Western Civilazation

The authors distinguish many motives for exploration and colonization in the fifteenth and sixteenth century. Thus, Reinhartz and Jones (241) considering the exploration and colonization from the perspective of Spain, cite the following motives: expansion of national power and embracing prestige, search for mythical kingdoms, curiosity and adventure, aspirations for economic benefits and control of trade, search for a cheap labor. In the fifteenth and sixteenth century Spain and Portugal were European superpowers. Therefore, they took lead in early exploration and colonization. Being powerful nations, Spain and Portugal had the capacity and resources to build a powerful fleet. Spain and Portugal also had better science compared to other European nations. They developed more accurate maps and collected more information about currents and winds (Findlink 91). Spain and Portugal can be regarded as pioneers of the European colonization. They came to the New World in the fifteenth century. There also was a rivalry between Spain and Portugal as far as colonization is concerned (Findlink 91). The rivalry became so fierce that Pope had to intervene and to proclaim a Line of Demarcation which was aimed to divide unexplored parts of the world between Portugal and Spain (Findlink 91).

One may observe that the main reason for Spain and Portugal to be the leaders of the early colonization is their internal and external power. Spain had gained the power through its numerous invasions. Ferdinand and Isabella are notorious European monarchs. They are best known for their struggle against Muslims in Spain. When the war with Muslims was over Isabella finally satisfied the Columbus’s request for financial support for his expedition (Morris 40). Such decision perhaps was motivated by crusading conditions and conditions of conquest (Morris 40). Portuguese had not such traditions of conquest as Spain. However, they had well-established merchant traditions. Thus, by the end of the fifteen century Portuguese successfully traded with the African territories (Morris 41). If Spanish were driven by the conquest tradition, the Portuguese were driven by merchant one.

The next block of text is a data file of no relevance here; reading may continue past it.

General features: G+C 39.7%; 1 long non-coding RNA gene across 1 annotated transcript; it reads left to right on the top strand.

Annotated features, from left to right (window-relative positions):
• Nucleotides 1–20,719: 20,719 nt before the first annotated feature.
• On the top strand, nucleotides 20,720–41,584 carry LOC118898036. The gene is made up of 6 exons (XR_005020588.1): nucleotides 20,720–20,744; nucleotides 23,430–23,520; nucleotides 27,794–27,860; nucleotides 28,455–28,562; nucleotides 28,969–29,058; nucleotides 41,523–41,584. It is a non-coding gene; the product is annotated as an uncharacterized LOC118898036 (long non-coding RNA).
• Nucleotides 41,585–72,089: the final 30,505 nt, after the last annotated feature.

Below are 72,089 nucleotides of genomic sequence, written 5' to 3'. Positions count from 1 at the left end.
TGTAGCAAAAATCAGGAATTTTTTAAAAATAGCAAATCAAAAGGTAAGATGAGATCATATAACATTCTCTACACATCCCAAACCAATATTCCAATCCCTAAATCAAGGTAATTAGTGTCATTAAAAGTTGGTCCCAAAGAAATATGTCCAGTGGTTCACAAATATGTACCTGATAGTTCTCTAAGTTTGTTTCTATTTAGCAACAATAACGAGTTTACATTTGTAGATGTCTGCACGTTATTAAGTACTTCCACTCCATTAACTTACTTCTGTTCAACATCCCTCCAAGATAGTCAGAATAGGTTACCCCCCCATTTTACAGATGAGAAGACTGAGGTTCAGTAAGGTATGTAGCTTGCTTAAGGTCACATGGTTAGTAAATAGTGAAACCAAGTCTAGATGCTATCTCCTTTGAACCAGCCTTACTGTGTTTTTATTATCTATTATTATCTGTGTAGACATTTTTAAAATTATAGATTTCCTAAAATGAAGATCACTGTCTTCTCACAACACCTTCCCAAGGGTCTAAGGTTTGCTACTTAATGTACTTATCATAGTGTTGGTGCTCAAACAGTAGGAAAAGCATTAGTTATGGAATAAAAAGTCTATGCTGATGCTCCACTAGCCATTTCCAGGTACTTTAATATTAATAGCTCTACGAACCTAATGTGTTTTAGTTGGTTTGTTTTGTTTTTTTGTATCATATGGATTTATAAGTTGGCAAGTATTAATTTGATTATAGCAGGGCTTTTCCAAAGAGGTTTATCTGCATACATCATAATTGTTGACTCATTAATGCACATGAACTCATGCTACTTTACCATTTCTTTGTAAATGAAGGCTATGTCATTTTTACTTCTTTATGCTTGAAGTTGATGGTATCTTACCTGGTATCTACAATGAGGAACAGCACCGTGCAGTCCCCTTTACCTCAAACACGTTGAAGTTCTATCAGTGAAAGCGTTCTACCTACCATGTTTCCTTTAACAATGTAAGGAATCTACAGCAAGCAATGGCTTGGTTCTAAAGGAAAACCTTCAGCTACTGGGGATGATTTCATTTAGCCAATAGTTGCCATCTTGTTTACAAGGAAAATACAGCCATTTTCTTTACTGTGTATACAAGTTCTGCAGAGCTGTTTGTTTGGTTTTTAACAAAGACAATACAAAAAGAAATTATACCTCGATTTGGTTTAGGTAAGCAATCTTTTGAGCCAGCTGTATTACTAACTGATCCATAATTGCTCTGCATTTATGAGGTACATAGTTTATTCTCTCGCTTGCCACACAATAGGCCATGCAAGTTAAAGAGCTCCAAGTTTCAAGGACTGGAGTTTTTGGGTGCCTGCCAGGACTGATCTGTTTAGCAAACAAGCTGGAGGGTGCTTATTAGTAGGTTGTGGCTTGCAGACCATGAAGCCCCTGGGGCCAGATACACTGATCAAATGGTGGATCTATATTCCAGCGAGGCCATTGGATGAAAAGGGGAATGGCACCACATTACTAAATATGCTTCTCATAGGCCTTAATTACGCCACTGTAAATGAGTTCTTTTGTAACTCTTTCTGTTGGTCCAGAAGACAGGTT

Works Cited:

Findlink, J. Events that changed the world through the sixteenth century. Westport, CT, USA : Greenwood Press , 2001. Print.

Morris, A.T. Europe and England in the Sixteenth Century. Routledge, 1998. Print.

Reinhartz, D and Jones, O. “The Spanish Entrada into North America, 1513-1549” in Allen, J.L. A New World Disclosed. U of Nebraska Press, 1997. Print.

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Posted by: Lee Boyle

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